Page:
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    Living With Pain

    Some people with chronic pain are seeking help from pain management specialists.

    Defining Pain continued...

    According to Donald's specialist, Sanford Silverman, MD, of Comprehensive Pain Medicine in Pampano Beach, Fla., pain is the body's way of warning against greater injury (such as a sore thumb when hit by a hammer), or to indicate that something is wrong (such as chest pain for a heart attack). There is a point, though, when the suffering becomes unnecessary, such as when an injury has healed and damaged nerves continue to bombard the brain with messages of pain. At that stage, pain is a medical condition unto itself, a concept little recognized.

    "There are a lot of people out there where pain is a disease, and it significantly affects their life; they have to live with it every single day," says Silverman. "For most other people, pain is a transient thing."

    The result of this unawareness: Many patients and doctors think constant suffering is just something you have to live with, and, thus, little is done to try to relieve it.

    Another common misconception -- many people, including doctors, believe that painkillers are addictive, so they avoid using them. When used responsibly, painkillers are an effective and safe way to tackle chronic pain.

    Diagnosing Pain

    It may be obvious that someone is hurting, but measuring physical distress is far from being an exact science. Despite efforts to quantify pain, or to determine its biological history, the fact remains that it is subjective, and people have different tolerances to it.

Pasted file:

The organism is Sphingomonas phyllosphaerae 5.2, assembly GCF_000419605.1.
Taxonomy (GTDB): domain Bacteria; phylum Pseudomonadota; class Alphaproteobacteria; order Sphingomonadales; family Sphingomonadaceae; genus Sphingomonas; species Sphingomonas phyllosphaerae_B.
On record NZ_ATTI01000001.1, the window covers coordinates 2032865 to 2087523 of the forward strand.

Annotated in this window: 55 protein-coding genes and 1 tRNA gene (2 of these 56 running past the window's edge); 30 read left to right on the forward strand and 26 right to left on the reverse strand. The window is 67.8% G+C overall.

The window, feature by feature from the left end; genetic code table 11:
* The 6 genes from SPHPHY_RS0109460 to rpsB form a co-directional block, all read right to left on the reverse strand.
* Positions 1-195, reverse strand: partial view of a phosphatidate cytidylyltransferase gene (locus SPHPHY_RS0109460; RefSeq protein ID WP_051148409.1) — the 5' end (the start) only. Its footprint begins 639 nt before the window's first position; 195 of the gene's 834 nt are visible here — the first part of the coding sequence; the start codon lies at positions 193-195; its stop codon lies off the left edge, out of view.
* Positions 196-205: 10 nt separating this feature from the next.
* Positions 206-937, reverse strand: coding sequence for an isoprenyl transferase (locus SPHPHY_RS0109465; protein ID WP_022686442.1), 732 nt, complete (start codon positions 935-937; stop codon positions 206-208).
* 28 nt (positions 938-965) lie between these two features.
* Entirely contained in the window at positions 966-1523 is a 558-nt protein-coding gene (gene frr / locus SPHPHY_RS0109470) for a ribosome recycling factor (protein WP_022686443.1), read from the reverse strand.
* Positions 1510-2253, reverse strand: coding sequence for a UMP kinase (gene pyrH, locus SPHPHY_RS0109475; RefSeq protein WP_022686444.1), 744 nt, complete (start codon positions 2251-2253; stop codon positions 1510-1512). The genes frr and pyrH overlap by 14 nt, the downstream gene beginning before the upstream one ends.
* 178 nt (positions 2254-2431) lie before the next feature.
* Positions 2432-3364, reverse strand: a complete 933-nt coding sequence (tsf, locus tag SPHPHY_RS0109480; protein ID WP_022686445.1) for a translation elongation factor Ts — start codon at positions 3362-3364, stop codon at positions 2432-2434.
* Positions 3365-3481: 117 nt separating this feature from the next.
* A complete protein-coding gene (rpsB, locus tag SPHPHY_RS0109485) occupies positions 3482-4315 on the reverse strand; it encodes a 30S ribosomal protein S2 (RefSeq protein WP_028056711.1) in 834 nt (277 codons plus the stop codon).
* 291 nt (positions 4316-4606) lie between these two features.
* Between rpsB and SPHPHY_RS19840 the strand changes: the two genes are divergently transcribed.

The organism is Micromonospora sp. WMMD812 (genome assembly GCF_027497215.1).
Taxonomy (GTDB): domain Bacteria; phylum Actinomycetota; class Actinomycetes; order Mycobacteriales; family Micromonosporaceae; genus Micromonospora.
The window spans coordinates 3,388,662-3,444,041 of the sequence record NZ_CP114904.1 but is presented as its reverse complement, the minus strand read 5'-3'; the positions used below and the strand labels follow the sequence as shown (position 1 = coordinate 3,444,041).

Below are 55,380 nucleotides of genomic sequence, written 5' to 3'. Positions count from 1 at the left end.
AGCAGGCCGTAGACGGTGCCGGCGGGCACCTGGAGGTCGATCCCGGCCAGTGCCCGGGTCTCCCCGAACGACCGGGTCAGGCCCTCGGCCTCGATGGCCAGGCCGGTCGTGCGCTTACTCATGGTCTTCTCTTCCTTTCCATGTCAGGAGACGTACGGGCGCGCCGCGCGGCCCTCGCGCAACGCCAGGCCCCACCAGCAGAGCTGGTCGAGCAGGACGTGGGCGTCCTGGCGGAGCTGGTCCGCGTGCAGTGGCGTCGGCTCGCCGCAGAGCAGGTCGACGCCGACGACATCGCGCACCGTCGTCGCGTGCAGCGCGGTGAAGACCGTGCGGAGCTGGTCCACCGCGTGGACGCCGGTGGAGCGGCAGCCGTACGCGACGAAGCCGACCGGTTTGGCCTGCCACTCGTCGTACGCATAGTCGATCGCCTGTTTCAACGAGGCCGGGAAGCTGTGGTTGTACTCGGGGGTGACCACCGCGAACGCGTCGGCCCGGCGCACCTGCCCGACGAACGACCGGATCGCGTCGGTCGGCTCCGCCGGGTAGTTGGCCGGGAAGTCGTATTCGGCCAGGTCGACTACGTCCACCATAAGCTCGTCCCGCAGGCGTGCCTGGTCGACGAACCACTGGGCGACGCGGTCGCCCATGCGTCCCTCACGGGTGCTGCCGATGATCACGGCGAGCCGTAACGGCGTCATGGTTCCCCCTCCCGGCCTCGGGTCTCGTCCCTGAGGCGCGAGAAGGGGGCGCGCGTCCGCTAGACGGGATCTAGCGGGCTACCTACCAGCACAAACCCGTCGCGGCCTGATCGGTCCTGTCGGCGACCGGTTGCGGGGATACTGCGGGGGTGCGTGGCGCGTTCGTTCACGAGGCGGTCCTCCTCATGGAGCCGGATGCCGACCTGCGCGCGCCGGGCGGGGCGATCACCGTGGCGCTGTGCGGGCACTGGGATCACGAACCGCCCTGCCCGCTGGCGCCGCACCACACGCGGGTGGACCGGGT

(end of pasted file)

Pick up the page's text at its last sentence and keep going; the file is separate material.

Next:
"There isn't a machine that I can hook you up to that absolutely tells me the amount of discomfort you are having," says B. Eliot Cole, MD, director of education at the American Academy of Pain Management. "So we wind up looking at X-rays, at CT scans, at MRI scans for evidence [of disease] that we think correlates with causing pain."

    Newer techniques reportedly include muscle imaging with ultrasound that can locate taut bands and trigger points, and EMG/NCS, a device using electrodes on the skin to identify trouble areas in muscles and nerves.

    For his part, Silverman uses various methods to diagnose pain. He asks patients to give their discomfort a number from zero to 10 (zero representing no pain, and 10 being the worst), and to describe what they're feeling. The words patients use -- such as throbbing, shooting, squeezing, sharp, hot, cold, and itchy -- give him clues to what is wrong. He also uses his own eyes to spot apparent physical damage and X-ray equipment to detect any internal abnormalities. In addition, he tries to find out what else is going on in the patient's life.

    "If [patients] do have a bona fide psychological problem -- not because of the pain, but it's a part of them -- that's going to affect the way ... that the pain is perceived," says Silverman, who notes that some people find it hard to separate physical pain from their emotional conflicts. A patient's problems with work, marriage, and sex, for instance, may affect the ability to cope with bodily distress.

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